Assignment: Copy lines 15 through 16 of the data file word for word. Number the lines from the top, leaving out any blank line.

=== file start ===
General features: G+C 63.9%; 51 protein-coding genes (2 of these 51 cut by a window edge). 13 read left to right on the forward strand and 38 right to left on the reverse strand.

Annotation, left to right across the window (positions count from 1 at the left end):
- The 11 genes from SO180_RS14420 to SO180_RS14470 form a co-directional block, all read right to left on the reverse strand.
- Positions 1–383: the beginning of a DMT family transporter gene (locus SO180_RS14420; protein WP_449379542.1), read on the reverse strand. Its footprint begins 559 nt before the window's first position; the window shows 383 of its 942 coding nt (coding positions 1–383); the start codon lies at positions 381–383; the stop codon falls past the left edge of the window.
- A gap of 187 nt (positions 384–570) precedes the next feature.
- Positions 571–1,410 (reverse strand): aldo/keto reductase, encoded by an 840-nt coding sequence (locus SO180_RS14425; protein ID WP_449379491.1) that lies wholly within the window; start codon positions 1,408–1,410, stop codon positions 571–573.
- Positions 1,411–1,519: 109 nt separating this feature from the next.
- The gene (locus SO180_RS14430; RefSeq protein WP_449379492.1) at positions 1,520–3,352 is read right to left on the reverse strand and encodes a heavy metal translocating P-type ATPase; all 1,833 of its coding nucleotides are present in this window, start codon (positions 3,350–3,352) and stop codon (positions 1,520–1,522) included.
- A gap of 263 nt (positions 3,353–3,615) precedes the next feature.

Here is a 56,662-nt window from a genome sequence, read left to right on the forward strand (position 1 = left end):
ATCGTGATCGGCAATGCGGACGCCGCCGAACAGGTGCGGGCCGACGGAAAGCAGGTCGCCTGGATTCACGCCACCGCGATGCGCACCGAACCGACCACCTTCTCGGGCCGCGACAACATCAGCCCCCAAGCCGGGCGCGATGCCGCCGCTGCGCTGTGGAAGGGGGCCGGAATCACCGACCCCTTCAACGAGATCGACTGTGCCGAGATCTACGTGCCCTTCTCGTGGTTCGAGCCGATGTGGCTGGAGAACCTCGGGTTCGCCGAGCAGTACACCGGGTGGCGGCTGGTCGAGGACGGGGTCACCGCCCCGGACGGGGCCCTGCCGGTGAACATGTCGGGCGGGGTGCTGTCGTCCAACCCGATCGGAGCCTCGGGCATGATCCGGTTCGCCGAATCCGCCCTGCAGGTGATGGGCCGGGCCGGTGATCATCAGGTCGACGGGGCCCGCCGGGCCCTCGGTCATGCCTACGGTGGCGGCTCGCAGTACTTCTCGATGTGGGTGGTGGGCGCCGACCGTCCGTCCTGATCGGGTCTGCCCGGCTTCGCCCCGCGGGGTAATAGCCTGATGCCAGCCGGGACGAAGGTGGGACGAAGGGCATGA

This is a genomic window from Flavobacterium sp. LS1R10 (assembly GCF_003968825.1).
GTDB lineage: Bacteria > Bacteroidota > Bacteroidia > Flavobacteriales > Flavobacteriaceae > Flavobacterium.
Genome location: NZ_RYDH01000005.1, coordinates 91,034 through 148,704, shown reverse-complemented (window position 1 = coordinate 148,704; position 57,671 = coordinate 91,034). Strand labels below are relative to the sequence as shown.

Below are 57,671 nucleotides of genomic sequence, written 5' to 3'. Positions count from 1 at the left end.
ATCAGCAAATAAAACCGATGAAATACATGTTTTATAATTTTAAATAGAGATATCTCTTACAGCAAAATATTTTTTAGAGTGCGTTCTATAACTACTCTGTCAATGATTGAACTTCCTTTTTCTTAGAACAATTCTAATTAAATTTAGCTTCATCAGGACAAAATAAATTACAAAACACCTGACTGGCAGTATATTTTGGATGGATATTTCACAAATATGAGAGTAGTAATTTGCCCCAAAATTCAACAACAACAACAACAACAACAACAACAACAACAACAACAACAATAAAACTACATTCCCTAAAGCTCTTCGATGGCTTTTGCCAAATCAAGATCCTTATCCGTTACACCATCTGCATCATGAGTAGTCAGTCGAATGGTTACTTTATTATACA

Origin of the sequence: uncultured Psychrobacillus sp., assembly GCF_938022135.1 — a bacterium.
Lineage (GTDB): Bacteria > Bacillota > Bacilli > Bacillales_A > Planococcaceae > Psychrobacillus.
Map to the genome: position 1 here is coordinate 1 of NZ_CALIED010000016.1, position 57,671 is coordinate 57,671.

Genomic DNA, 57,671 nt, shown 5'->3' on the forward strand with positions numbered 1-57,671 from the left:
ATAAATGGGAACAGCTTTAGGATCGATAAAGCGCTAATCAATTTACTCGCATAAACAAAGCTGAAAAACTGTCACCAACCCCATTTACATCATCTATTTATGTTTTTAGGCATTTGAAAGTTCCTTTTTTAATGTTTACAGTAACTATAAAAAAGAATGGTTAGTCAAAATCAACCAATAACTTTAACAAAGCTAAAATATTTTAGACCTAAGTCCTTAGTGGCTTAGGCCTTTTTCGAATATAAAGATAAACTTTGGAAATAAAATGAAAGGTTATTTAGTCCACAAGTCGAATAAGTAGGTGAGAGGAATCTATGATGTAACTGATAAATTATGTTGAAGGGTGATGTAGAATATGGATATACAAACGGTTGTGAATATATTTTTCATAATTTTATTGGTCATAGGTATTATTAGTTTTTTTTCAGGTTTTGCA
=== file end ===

Below are 57,671 nucleotides of genomic sequence, written 5' to 3'. Positions count from 1 at the left end.
ATCAGCAAATAAAACCGATGAAATACATGTTTTATAATTTTAAATAGAGATATCTCTTACAGCAAAATATTTTTTAGAGTGCGTTCTATAACTACTCTGTCAATGATTGAACTTCCTTTTTCTTAGAACAATTCTAATTAAATTTAGCTTCATCAGGACAAAATAAATTACAAAACACCTGACTGGCAGTATATTTTGGATGGATATTTCACAAATATGAGAGTAGTAATTTGCCCCAAAATTCAACAACAACAACAACAACAACAACAACAACAACAACAACAACAATAAAACTACATTCCCTAAAGCTCTTCGATGGCTTTTGCCAAATCAAGATCCTTATCCGTTACACCATCTGCATCATGAGTAGTCAGTCGAATGGTTACTTTATTATACA